FDA To Consider Additional Measures To Tackle Opioid Crisis

In the wake of the continuing opioid overdose epidemic in the United States, federal regulators have issued a call-to-action for steps to combat the worsening crisis. 

FDA Commissioner Dr. Scott Gottlieb issued a statement in a recent blog post, calling on his staff to use “more forceful steps” to address and mitigate the opioid epidemic.

The commissioner called on the agency to use their regulatory tools within the scope of societal obligations to take steps to reduce exposure to opioids and ensure narcotic painkillers are only given to patient’s under “appropriate clinical circumstances for appropriate patients.”

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Gottlieb also announced the establishment of an Opioid Policy Steering Committee and outlined three initial questions to be addressed.

First, the FDA should consider the circumstances where they may need to require mandatory opioid prescribing education for healthcare providers. Education may focus on appropriate prescribing recommendations and understanding the risk of abuse in certain patients.

Second, he asked staff to consider whether the agency should focus on the number of doses that an individual patient can be prescribed and closely correlate that to medical indications. In certain instances, a 30 day supply may be appropriate, but in others a two or three day course would be preferred.

Gottlieb explained patients should only be prescribed opioids for durations that closely match their clinical circumstances, without exposing them unnecessarily to prolonged use which increases the risk of addiction.

Last, Gottlieb asked whether the FDA adequately considered the risk of abuse and misuse as part of the drug approval process in the first place. He questioned whether the agency is doing enough to evaluate new opioid drugs before they are approved for the market.

Research published in 2015 concluded opioid overdose deaths have greatly increased, despite seeing a decrease in opioid abuse. Opioid overdose deaths have quadrupled since 1999, and a study published in April concluded the number of opioids deaths may be greatly underreported.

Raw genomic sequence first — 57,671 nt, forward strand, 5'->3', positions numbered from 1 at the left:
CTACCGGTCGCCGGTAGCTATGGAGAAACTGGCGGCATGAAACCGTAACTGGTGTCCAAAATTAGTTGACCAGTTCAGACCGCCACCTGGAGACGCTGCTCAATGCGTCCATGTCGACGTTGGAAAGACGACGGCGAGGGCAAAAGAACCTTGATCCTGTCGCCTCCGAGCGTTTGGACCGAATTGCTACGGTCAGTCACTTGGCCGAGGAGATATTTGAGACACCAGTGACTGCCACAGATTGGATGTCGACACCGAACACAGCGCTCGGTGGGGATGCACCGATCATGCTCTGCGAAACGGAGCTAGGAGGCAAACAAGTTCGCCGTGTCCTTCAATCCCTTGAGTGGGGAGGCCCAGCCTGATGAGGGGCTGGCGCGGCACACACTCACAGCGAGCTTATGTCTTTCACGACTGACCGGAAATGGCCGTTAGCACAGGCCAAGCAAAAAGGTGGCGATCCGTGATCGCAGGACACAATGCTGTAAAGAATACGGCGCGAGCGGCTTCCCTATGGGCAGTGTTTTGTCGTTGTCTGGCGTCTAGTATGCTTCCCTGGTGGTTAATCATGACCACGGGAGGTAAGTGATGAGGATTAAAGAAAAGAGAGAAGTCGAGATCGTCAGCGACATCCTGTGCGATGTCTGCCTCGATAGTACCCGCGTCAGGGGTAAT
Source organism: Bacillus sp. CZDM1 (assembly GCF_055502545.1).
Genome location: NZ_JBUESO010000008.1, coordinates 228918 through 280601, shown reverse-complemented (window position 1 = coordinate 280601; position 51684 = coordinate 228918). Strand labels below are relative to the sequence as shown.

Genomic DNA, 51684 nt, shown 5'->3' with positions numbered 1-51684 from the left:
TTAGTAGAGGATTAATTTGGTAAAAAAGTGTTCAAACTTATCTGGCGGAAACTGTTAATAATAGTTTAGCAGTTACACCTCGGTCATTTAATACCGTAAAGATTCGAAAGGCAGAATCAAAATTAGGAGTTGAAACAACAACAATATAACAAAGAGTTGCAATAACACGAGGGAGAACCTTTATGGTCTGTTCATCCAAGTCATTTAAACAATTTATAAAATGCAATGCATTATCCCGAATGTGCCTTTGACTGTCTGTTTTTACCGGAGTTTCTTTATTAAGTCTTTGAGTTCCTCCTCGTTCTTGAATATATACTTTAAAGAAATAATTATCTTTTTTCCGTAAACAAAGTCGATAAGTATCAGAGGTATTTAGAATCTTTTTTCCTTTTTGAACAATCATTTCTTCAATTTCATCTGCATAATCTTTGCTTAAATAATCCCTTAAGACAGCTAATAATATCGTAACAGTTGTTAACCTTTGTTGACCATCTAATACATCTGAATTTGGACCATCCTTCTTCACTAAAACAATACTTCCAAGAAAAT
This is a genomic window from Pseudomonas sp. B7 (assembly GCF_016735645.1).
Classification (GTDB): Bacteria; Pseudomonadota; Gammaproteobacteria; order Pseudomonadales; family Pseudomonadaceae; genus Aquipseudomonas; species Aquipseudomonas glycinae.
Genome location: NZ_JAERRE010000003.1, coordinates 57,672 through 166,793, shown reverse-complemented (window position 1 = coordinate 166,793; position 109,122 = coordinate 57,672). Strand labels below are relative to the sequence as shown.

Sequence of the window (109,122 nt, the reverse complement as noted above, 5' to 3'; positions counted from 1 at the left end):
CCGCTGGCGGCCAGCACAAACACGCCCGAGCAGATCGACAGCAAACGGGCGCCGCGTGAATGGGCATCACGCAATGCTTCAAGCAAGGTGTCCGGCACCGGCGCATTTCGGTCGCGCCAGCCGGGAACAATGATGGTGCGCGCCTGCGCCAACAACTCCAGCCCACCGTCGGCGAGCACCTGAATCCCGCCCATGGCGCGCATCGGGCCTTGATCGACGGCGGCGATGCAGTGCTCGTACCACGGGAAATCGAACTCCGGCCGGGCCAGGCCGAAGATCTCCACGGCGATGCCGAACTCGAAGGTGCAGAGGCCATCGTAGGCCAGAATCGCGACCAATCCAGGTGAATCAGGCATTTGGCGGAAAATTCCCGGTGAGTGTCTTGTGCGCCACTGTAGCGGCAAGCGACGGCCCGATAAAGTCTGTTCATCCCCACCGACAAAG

A CDC study published in March indicated patients face a six percent risk of abuse after filling an opioid prescription for a one day supply. That risk increases to 35% if the patient fills a prescription for a 30 day supply.

A recent study presented at the Society for Academic Emergency Medicine’s annual meeting indicated people treated in U.S. emergency rooms are often given narcotic painkillers for minor injuries, like sprained ankles. The risk also varied based on the part of the country the patient lived in, with patients from Mississippi receiving opioids more frequently for unnecessary minor injuries.

A study published in 2016 indicated opioid dependence insurance claims have surged by more than 3,000 percent in recent years. More than 1,000 people are treated in American ERs each day for misusing prescription opioids. The epidemic has even begun straining the nation’s intensive care units, doubling in-hospital deaths from opioid related admissions, taxing hospital staff and increasing healthcare costs.

The commissioner said it is the FDA’s duty to consider the broader public health implications of opioid use, as well as the individual and societal consequences.

Data from the CDC and SAMHSA indicated in 2014, nearly 2 million Americans abused or were dependent on prescription narcotic painkillers. A study published last month indicated 25 percent of American high school seniors reported using opioids, both for medical reasons and to abuse the painkillers.

In 2015, opioids were involved in the deaths of more than 33,000 people in the U.S., more than 22,000 involved prescription opioids. Research also indicates, 75 percent of patients who began abusing opioids 20 years ago started with prescription painkillers.

“I believe the Food and Drug Administration continues to have an important role to play in addressing this crisis, particularly when it comes to reducing the number of new cases of addiction,” Gottlieb wrote.


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